Researchers at Edinburgh International Science Festival
Thousands of children and parents visited our researchers over 5 days at the 2016 festival.
The Edinburgh International Science Festival is the UK’s largest Science Festival and takes place every year during the Easter school holidays. The Festival offers an exciting and varied programme of events in venues across the city offering the chance to explore science, technology, engineering and design in fun and interactive ways.
Along with fellow researchers from the College of Science and Engineering, our researchers participated in a programme of drop-in events, workshop and shows over a fifteen day period at the National Museum of Scotland.
The programme was free and had been specifically designed to engage with families, inviting them to get hands-on with activities such as taking their own blood pressure, exploring the lungs and even becoming a brain scientist. Below is a selection of some of the activities that were on offer from the College.
One of the things that visitors tell us every year is that they love being able to speak to scientists. Taking part in activities alongside students and staff who work in the relevant area of science provides a valuable level of engagement.
Meet your social brain
The Nicodemus research group from the Institute for Genetics and Molecular Medicine (IGMM) invited visitors to ‘meet your social brain’ via a free drop-in session. The aim of the researchers was to explain to visitors the social functions of our brain, emotional intelligence and the relation between social skills and mental health.
Visitors to the stand learnt about the social brain through a variety of activities including making an anatomical brain hat and participating in live neruoeconomic game play which demonstrated the benefits of cultivating trust and cooperation in relationships.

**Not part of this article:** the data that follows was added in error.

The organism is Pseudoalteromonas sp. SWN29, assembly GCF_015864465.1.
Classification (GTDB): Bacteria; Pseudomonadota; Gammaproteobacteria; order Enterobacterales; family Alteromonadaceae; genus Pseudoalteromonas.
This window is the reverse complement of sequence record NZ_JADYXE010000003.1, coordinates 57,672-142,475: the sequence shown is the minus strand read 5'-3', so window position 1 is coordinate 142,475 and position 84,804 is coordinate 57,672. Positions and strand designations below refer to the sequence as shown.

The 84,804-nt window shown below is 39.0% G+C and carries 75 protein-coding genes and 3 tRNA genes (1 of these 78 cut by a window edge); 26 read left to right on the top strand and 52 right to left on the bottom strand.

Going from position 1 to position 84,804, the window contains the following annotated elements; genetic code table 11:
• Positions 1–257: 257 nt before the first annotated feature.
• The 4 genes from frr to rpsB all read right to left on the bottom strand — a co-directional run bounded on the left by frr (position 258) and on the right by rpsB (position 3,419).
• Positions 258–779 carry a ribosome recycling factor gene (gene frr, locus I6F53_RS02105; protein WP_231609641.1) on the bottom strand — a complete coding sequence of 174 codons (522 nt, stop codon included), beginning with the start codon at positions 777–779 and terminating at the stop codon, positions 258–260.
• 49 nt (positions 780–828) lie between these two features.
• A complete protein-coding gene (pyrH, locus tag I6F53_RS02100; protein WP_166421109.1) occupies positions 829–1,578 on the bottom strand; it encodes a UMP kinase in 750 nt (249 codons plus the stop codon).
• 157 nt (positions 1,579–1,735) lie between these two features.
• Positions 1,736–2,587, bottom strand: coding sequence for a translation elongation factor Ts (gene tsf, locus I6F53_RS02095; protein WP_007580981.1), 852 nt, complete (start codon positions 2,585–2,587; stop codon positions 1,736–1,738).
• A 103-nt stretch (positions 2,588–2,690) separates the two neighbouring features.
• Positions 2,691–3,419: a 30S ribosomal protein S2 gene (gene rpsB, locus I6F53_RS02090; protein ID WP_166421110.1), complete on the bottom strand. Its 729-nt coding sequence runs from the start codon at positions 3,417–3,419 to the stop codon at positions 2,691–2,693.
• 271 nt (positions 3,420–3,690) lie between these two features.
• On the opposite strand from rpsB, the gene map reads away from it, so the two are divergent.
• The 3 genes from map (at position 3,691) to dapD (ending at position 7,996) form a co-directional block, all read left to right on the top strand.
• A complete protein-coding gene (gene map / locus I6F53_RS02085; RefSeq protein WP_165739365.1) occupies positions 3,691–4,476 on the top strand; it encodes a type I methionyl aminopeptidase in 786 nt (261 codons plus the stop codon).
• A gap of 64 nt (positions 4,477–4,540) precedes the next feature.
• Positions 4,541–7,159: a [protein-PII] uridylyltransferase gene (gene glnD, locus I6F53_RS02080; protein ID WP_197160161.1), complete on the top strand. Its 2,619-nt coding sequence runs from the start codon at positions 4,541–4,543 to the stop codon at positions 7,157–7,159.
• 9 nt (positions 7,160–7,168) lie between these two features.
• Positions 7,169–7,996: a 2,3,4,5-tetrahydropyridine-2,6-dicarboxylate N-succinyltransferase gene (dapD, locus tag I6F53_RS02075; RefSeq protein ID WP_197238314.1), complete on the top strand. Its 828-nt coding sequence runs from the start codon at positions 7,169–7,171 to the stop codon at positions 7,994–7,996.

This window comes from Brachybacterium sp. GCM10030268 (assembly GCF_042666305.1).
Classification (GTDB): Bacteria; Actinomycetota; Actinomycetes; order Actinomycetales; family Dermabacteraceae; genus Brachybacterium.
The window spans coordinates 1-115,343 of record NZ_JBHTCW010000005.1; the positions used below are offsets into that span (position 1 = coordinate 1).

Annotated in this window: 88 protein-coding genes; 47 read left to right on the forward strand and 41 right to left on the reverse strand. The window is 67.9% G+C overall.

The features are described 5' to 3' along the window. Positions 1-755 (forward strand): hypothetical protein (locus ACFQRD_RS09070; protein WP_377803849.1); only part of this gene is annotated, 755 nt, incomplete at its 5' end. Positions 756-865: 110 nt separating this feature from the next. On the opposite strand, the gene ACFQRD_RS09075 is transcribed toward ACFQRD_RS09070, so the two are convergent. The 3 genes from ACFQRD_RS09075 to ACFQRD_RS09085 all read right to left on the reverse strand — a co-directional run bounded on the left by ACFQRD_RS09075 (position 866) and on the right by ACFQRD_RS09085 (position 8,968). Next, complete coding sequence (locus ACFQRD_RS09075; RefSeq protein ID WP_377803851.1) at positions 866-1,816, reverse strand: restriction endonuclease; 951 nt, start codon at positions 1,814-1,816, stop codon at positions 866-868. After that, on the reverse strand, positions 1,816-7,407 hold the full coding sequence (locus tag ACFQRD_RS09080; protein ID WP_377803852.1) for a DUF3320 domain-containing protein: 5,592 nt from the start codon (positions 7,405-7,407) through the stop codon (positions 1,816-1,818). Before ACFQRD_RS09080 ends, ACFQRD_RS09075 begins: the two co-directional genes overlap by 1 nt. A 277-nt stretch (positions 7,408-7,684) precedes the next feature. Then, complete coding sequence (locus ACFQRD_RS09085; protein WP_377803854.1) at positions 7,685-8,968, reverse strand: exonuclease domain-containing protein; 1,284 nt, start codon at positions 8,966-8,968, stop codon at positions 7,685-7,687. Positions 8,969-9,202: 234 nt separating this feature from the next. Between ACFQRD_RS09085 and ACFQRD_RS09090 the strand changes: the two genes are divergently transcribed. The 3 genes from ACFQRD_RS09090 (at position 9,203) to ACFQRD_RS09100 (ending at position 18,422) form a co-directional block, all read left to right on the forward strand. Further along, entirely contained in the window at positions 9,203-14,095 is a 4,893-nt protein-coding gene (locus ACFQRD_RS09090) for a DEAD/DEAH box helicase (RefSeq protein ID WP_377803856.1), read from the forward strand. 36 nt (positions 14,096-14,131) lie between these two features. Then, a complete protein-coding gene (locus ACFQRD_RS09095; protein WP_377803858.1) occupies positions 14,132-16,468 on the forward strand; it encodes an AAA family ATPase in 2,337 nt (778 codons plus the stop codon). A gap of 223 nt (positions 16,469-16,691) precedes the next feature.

Many visitors to the stand took the opportunity to chat to the researchers about their current work including neuroimaging, genomics and their relation to mental health. The group estimate that welcomed almost 3000 visitors to their stand over the 5 days, averaging almost 100 people per hour.
Representatives from the MRC Centre for Inflammation Research ran a sell-out workshop for an audience comprising mainly 6 to 11 year old children. During the interactive workshop attendees were invited to discover the secrets of their own immune systems and learn more about allergies, infections and vaccinations.
The audience thoroughly enjoyed helping ‘Denny and the T-team’ find and solve 3D puzzles, competing in the ‘Rash Decisions’ ball pool challenge and completing their own ‘Immunological Sticker Story’. Feedback from the workshop was very positive and was welcomed by the 16 volunteers who ran the activities over the course of the week.
The Edinburgh International Science Festival is a great opportunity for University researchers to enthuse members of the public about science and to engage around the specific topics that we study. It also represents a particularly good chance to increase science capital for children.
Dolly, DNA and You
In the year that we celebrate 20 years of Dolly the Sheep, researchers from The Roslin Institute invited Science Festival visitors to discover what makes Dolly so special in a 1 hour workshop aimed at children aged 9 to 14 years old. Through fun activities and experiments the audience learnt how Dolly’s birth has helped to improve both human and animal health. Children declared that 'Dolly is cool' whilst many adults were shocked that twenty years had passed since the birth of Dolly.
Our workshop “DNA, Dolly and You” was specially designed for the family activities at the Edinburgh International Science Festival, to celebrate 20 years since the birth of Dolly the Sheep. Families signed up for the workshop in droves and got hands-on with fun activities all about inheritance and DNA, from testing their taste buds and performing a (mock) blood typing test to making colourful pipe-cleaner chromosomes.
Dolly was also the topic of a panel discussion led by Professor Sir Ian Wilmut who led the research project that created the world famous sheep. The ‘Dolly and Me’ event took place at the National Museum of Scotland and included a Q&A session with Ian and expert panellists. It was the first in a series of 2016 celebrations to mark the life and legacy of the Dolly the Sheep.